There's probably about 20k of these in the wild so far (2 years
production) and we would expect another 4-5years life at increased
production levels. Unfortunately we've just done a pcb update and
there are no other major  problems to fix that we know about.

Richard P


2009/7/10 Jesse Lackey <spam_OUTjsl-mlTakeThisOuTspamcelestialaudio.com>:
{Quote hidden}

>

2009\07\09@214317 by Bob Blick

face
flavicon
face
Jesse Lackey wrote:
> I don't see any need for you to flame the poster.

Let's try to keep it on topic here. This is an EE thread, feel free to
discuss the merits of the circuit.

The admin address is .....piclist-ownerKILLspamspam@spam@mit.edu if you think there's an
administrative issue, bring it up with the admins.

Please don't push the thread completely offtopic.

Thanks,

Bob

2009\07\09@225040 by SME

picon face
a) I might get a solution
> b) it's an example of getting an additional feature "for free"
> c) It's an example of what can bite you when you try 2. above.


Interestingly, the typical bias current and maximum offset current are
about 3:1 for the LM324/224 so the original method would be expected
to work often - as it indeed did. Alas, as you note, there is no
minimum bias current specified.

1. LM3900/2900 may be suitably different enough to prove better, or
worse, in practice.
Amplifiers from different manufacturers may prove better or worse.
Even date coded parts from an earlier era may do the job if the
problem has only occurred recently. A die shrink or process change may
have 'improved' the product and contributed to the previously
successful kluge now sometimes not working.

2. Don't try this at home / YMWV:    To add to the conniptions of the
prior commentator you could consider adding a 'blob' of a 'suitably
high resistance when set' compound at an appropriate point in the
circuit - depending on the number of channels being used for this
purpose and which amplifiers in the package were used and polarities
etc it could be between inverting and output or non inverting and
ground or ... .  Something with 10's to 100's of megohm/square at an
application thickness of semi-random and final characteristics
dependant on temperature, humidity, phase of moon and proximity of
deceased fish would add to the excitement and naughtiness of such a
solution. And it might even be able to be made to work reliably enough
to be useful. Or not.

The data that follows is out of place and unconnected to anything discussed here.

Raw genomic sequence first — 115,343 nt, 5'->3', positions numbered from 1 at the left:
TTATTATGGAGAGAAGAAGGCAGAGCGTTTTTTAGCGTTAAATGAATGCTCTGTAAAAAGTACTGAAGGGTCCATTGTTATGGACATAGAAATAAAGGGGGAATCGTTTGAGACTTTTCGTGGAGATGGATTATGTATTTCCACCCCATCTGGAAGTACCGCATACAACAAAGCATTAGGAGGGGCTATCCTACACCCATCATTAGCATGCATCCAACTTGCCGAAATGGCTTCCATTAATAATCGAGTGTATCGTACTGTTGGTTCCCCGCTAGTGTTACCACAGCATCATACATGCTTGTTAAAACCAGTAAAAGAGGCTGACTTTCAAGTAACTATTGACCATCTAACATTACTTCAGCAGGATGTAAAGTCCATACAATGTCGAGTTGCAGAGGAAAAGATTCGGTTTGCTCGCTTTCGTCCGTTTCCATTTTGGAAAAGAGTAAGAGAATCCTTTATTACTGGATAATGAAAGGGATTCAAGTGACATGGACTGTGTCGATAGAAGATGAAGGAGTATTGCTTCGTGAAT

3. Add on resistors would be less exciting. Just maybe these could be
suitably sized devices added at locations where there were not
intended to be resistors present. Such a solution approaches the
naughtiness of the prior one. Some fish may be harmed in its
execution.



                R

(This PICList account being used due to exigencies of current systems'
status)(statii?).

2009\07\10@073123 by olin piclist

face picon face
Jesse Lackey wrote:
> I don't see any need for you to flame the poster.

I didn't.  I said nothing about Richard, only that this particular idea was
bad design.

> He did not ask for your design review opinions.

Actually by posting here he essentially did.  If you don't want someone to
comment on what you say, don't say it to 2000 people.

> What you consider "design error" others
> may consider cleverly getting a feature for free.

True, but I stand by my assesment.

> The poster may not
> have even designed the circuit, and is instead trying to get more life
> out of something 10 years old.  You have no context to make your
> assertion that he has to either rework or redesign: is this a first
> proto or are there 5000 boards already produced?  What is the failure
> rate of the last 10,000 sold in the last 10 years?  Maybe this trick has
> worked great.  You don't know.

Since I wasn't judging the poster, only the idea, it doesn't matter who
designed the original circuit.  As for this trick working, apparently not,
else he wouldn't be here asking.  And even if it appears to work in a few
test cases, there is no guarantee that it will continue to work for any of
the next 1000 units.

> I would like PIClist to remain reasonably friendly for everyone to ask
> questions, particularly somewhat unusual things like the OP did, without
> getting flamed for doing a design (or trying to fix someone else's
> design) that you dismiss out of hand as (apparently) so poor that they
> need to be commanded to go fix, as though they are your junior employee.
>
> Tone matters.  Even in engineering.

Oh get over it.  Bad ideas are going to get trounced on and picked apart on
their technical merits.  This is a good thing.  If you disagree that the
idea was bad you can defend it on technical merits and pick apart the
criticism.  Anyone that can't handle this kind of discourse or gets offended
by it should probably find a different profession.


********************************************************************
Embed Inc, Littleton Massachusetts, http://www.embedinc.com/products
(978) 742-9014.  Gold level PIC consultants since 2000.

More... (looser matching)
- Last day of these posts
- In 2009 , 2010 only
- Today
- New search...